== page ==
Can we meet some time and talk?” Heather asked as I was packing up my teaching materials after the Bible study.
“Sure! How about now?” I responded. We ended up at a local coffee shop where Heather asked a slew of questions.
“I’m trying to learn all I can about walking with God,” she said. “What kind of books would you suggest that I read?”
I rattled off the titles of a few classics while Heather took notes.
“What else do you think I should be doing to grow spiritually?” she asked next, posing the question every disciple longs to hear.
I mentioned a Sunday morning class I would soon be teaching and a discipleship group being offered that summer. I could tell by the look on her face, however, that my answers weren’t what she was hoping for.
She dropped her eyes, and I sensed a bit of hesitation. “I want to, umm, be able to know the Bible and talk about it like you do.”
“Oh, so you’d like to teach?”
“No. I just want to, you know, get excited about it…really live it.”
Suddenly, I understood.
Heather wasn’t looking for books to read or things to do or classes to take. She didn’t want to know more. She wanted passion. She was searching for something to engage her heart. Our conversation opened my eyes to an element of discipling I hadn’t considered. It’s fairly simple to communicate a list of things to do and beliefs to understand. But how do we pass on our love for God?
I went home that day and began to take inventory: What had helped me move from knowing about God to a loving relationship with Him? As I began to share the following ideas with Heather, I watched her transform from a woman who simply professed Christ into a passionate follower.
Express your commitment daily.
Three basic principles have helped deepen my relationship with Jesus. They’re easy to remember and can be done every day. When Heather began to practice them, she found they made a world of difference in her love for God.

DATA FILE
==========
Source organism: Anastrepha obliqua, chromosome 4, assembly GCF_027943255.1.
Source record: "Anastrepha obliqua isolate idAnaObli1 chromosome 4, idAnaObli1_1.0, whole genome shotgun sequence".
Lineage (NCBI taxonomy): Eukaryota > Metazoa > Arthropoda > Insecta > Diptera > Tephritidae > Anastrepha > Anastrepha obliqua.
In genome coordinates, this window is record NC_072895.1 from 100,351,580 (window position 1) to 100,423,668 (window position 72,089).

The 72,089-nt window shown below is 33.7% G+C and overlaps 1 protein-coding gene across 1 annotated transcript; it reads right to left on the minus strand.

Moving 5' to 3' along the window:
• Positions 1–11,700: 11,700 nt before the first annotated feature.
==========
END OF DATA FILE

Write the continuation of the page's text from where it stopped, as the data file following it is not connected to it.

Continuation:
Tell God first. When I have exciting news, when my world crashes in, when I’m facing something bigger than I expected, I tell God about it before I tell anyone else. Sure, He already knows. But by going to God first with the things that are closest to my heart, I reaffirm to Him and to myself that He is the most important person in my life.
Take God seriously. I’ve found that I need to know what God wants from me and make His will a priority. I take God seriously when I find out what He loves and cling to it, and when I become aware of what He hates and avoid it at all costs. I explained to Heather that taking God seriously means I prioritize my life so that nothing steals time from nurturing my relationship with Him.
Trust God fully. Sometimes God asks something of me, or allows something to happen, that I don’t understand. That’s where trust comes in. Trusting Him fully means I take my greatest fears to Him and place them at His feet. Heather and I talked about how to acknowledge that God is in control of our lives and how to trust Him to shape us for His purposes (Romans 8:28). For example, when I say to God daily, “No matter what comes my way today, nothing comes between You and me,” I am cementing my love relationship with Him.